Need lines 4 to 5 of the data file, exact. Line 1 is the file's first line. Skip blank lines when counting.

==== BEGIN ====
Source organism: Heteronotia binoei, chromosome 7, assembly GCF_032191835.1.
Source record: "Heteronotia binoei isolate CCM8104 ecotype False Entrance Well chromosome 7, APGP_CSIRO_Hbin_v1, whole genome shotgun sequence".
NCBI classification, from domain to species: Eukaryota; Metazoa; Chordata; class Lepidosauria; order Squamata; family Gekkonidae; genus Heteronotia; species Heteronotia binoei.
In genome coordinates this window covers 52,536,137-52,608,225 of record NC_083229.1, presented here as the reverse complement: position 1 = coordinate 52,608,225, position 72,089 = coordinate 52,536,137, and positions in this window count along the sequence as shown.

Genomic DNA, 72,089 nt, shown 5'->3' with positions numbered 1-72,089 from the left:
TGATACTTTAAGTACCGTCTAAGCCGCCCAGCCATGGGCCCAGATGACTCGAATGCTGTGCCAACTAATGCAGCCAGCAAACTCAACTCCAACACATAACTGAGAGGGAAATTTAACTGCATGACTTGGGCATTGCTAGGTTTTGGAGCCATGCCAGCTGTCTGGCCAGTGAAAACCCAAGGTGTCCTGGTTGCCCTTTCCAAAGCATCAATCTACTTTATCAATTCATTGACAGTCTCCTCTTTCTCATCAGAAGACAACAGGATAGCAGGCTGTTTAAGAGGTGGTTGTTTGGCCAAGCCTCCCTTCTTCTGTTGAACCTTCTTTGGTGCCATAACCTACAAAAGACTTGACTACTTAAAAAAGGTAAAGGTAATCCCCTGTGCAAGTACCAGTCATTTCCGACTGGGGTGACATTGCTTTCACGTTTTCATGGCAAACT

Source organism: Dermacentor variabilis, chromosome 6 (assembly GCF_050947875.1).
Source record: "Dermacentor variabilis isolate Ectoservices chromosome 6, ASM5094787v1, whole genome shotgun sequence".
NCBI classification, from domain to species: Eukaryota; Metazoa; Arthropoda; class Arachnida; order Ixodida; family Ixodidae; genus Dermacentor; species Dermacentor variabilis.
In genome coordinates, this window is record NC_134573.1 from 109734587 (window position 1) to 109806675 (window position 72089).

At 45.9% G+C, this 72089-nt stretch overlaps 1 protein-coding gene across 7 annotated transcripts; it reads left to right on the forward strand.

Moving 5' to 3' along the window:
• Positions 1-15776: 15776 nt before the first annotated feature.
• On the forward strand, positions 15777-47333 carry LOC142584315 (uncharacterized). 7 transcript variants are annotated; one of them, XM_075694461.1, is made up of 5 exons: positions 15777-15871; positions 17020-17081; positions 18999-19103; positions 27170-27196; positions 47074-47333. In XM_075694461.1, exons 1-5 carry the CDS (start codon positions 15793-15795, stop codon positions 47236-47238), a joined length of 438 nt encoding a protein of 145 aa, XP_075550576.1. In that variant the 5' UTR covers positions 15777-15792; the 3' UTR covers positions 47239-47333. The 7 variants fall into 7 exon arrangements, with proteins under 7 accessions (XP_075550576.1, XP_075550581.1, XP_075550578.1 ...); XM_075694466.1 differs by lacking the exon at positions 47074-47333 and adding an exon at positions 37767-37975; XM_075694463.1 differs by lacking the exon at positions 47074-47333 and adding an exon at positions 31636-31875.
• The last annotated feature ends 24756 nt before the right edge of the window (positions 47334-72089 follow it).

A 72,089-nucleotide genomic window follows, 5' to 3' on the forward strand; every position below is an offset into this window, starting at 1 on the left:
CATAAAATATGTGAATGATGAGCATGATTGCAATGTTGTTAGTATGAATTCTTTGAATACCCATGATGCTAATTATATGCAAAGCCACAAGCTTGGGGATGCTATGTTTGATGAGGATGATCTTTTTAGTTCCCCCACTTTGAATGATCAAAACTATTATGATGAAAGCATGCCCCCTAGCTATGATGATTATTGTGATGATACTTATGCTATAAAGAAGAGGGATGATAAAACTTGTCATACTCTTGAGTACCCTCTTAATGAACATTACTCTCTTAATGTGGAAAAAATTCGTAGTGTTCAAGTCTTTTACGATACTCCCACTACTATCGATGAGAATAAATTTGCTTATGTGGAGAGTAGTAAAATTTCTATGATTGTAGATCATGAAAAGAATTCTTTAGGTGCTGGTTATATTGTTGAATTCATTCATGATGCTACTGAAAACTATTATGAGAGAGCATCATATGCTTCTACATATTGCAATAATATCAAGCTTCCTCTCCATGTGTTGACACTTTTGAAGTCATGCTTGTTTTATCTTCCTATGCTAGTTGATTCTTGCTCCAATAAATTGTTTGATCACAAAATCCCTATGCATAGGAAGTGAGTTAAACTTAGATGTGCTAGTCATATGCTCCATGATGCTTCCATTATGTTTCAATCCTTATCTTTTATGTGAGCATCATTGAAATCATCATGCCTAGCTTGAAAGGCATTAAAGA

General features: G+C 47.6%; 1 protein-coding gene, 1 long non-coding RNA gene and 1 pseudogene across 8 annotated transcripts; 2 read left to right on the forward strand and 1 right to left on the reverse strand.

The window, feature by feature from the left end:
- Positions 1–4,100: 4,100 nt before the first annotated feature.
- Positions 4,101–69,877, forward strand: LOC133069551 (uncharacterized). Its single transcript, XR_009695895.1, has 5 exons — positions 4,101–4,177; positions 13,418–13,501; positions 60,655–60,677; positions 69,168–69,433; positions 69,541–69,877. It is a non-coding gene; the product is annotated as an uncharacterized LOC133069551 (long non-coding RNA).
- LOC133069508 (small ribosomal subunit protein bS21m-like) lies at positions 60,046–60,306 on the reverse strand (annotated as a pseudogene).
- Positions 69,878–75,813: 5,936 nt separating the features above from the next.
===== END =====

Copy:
In genome coordinates this window covers 52,536,137-52,608,225 of record NC_083229.1, presented here as the reverse complement: position 1 = coordinate 52,608,225, position 72,089 = coordinate 52,536,137, and positions in this window count along the sequence as shown.

Genomic DNA, 72,089 nt, shown 5'->3' with positions numbered 1-72,089 from the left: